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Publication numberUS6083021 A
Publication typeGrant
Application numberUS 09/030,404
Publication dateJul 4, 2000
Filing dateFeb 25, 1998
Priority dateFeb 10, 1992
Fee statusLapsed
Publication number030404, 09030404, US 6083021 A, US 6083021A, US-A-6083021, US6083021 A, US6083021A
InventorsKenneth Lau
Original AssigneeLau; Kenneth
Export CitationBiBTeX, EndNote, RefMan
External Links: USPTO, USPTO Assignment, Espacenet
Fluorescent light ballast lamp mounting socket construction
US 6083021 A
Abstract
A lamp assembly mount is adapted to receive a specific commercially available fluorescent lamp known as the "2D" lamp, which is commercially produced in several different sizes and commensurate wattage ratings. By taking advantage of certain structure in the design of the 2D lamp that is specific to its wattage rating, the lamp assembly mount will only receive the correct lamp, eliminating the possibility of mounting under-or over-wattage fluorescent lamps of different base configurations.
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Claims(15)
I claim:
1. For a 2D model fluorescent lamp assembly having a fluorescent discharge tube substantially defining a planar space and delineating a substantially open area lying within said planar space, and having a lamp support housing into which the cathode-mounting ends of said discharge tube enter and are fixedly mounted, one end of said discharge tube having an exhaust tube extending therefrom inside said lamp support housing, said lamp support housing having a bottom cavity having a front wall and said cavity also defining a mechanical and electrical coupling, a space-saving lamp assembly mount comprising:
(a) a pin socket platform for engaging said coupling and electrically coupling with same;
(b) a ballast housing, having a ballast therein electrically connected to said pin socket platform and positioned adjacent to said pin socket platform in spaced relation thereto such that when said pin socket platform is mounted in said bottom cavity of said lamp support housing, said ballast-housing lies substantially entirely within said substantially open area within said planar space,
whereby said ballast housing is substantially confined to within said planar space defined by said fluorescent lamp assembly, and said ballast housing is separate from the lamp support housing to avoid the heating of said ballast by the cathode-mounting ends of said fluorescent discharge tube;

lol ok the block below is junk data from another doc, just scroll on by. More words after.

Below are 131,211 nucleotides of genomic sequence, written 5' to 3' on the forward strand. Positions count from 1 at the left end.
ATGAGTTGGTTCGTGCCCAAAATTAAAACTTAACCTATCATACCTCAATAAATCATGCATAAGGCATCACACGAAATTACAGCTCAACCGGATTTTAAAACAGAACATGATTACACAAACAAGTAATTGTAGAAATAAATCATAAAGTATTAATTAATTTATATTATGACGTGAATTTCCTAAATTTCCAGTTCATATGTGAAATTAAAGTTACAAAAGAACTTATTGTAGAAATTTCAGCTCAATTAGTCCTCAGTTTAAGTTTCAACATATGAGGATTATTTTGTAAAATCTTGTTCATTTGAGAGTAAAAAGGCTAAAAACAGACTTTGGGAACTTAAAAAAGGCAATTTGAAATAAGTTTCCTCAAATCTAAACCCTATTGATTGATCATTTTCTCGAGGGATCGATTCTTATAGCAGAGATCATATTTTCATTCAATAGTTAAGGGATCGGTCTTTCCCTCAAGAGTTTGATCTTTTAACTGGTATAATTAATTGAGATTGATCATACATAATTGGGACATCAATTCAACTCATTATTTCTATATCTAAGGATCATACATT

(c) said discharge tube ends being inserted and fixed into one side of said lamp support housing and said ballast housing being disposed on a side of said lamp support housing opposite said one side to isolate said ballast housing from the heat of said ends of said discharge tube;
(d) said discharge tube of said fluorescent lamp extending from said one side of said lamp support housing and looping around same in spaced relation thereto to define a generally straight central segment spaced on the opposite side of said lamp support housing from said tube ends;
(e) said fluorescent lamp assembly having a pair of tube support arms extending from said lamp support housing to said central segment and supportively engaging same; the width of said open area between said pair of the support arms having a predetermined width "a" and "a" is in the range of 1.30-1.90 inches; the length of said open area between said central segment and said lamp support housing having a predetermined length "c" and "c" is in the range of 1.0-2.5 inches; and
(f) said ballast housing having a width no greater than "a" and a length no greater than "c" such that said ballast housing nestles into said open area between said pair of tube support arms.
2. A lamp assembly mount as recited in claim 1 wherein said pin socket platform has a front wall and said ballast housing has a rear wall and they are spaced a predetermined distance "b" from each other; said front wall of said lamp support housing having a thickness no greater than "b" so that it may be detachably received in the space between said front wall of said pin socket platform and said rear wall of said ballast housing.
3. A lamp assembly mount as recited in claim 1 wherein said pin socket platform is mounted on a support panel that is connected to said ballast housing.
4. A lamp assembly mount as recited in claim 1 further comprising laterally oriented clips on said ballast housing for removably engaging said tube support arms.
5. A lamp assembly mount as recited in claim 1 further comprising laterally oriented clips on said pin socket platform for removably engaging said lamp support housing.
6. For a 2D model fluorescent lamp assembly having a fluorescent discharge tube substantially defining a planar space and delineating a substantially open area lying within said planar space, and having a lamp support housing into which the cathode-mounting ends of said discharge tube enter and are fixedly mounted, one end of said discharge tube having an exhaust tube extending therefrom inside said lamp support housing, said lamp support housing having a bottom cavity having a front wall and said cavity also defining a mechanical and electrical coupling, a space-saving lamp assembly mount comprising: